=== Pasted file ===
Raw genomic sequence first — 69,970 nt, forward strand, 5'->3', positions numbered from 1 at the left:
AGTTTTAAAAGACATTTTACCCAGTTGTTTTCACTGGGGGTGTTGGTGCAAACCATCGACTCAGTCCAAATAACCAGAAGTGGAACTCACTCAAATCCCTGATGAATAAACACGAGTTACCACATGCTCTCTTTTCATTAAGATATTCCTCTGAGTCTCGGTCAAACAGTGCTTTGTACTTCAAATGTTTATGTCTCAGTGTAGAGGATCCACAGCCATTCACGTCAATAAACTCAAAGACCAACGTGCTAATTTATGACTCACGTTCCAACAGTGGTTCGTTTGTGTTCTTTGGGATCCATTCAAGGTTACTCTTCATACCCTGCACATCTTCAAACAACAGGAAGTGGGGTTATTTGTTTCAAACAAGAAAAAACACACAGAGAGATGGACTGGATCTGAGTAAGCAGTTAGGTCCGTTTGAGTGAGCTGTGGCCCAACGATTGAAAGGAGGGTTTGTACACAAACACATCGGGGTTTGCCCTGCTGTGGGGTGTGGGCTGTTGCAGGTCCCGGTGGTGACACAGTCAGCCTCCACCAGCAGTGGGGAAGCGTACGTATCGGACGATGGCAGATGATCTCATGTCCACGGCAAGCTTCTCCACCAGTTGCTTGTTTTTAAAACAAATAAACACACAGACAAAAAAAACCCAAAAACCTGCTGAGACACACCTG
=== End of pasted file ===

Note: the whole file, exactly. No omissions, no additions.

Raw genomic sequence first — 69,970 nt, forward strand, 5'->3', positions numbered from 1 at the left:
AGTTTTAAAAGACATTTTACCCAGTTGTTTTCACTGGGGGTGTTGGTGCAAACCATCGACTCAGTCCAAATAACCAGAAGTGGAACTCACTCAAATCCCTGATGAATAAACACGAGTTACCACATGCTCTCTTTTCATTAAGATATTCCTCTGAGTCTCGGTCAAACAGTGCTTTGTACTTCAAATGTTTATGTCTCAGTGTAGAGGATCCACAGCCATTCACGTCAATAAACTCAAAGACCAACGTGCTAATTTATGACTCACGTTCCAACAGTGGTTCGTTTGTGTTCTTTGGGATCCATTCAAGGTTACTCTTCATACCCTGCACATCTTCAAACAACAGGAAGTGGGGTTATTTGTTTCAAACAAGAAAAAACACACAGAGAGATGGACTGGATCTGAGTAAGCAGTTAGGTCCGTTTGAGTGAGCTGTGGCCCAACGATTGAAAGGAGGGTTTGTACACAAACACATCGGGGTTTGCCCTGCTGTGGGGTGTGGGCTGTTGCAGGTCCCGGTGGTGACACAGTCAGCCTCCACCAGCAGTGGGGAAGCGTACGTATCGGACGATGGCAGATGATCTCATGTCCACGGCAAGCTTCTCCACCAGTTGCTTGTTTTTAAAACAAATAAACACACAGACAAAAAAAACCCAAAAACCTGCTGAGACACACCTG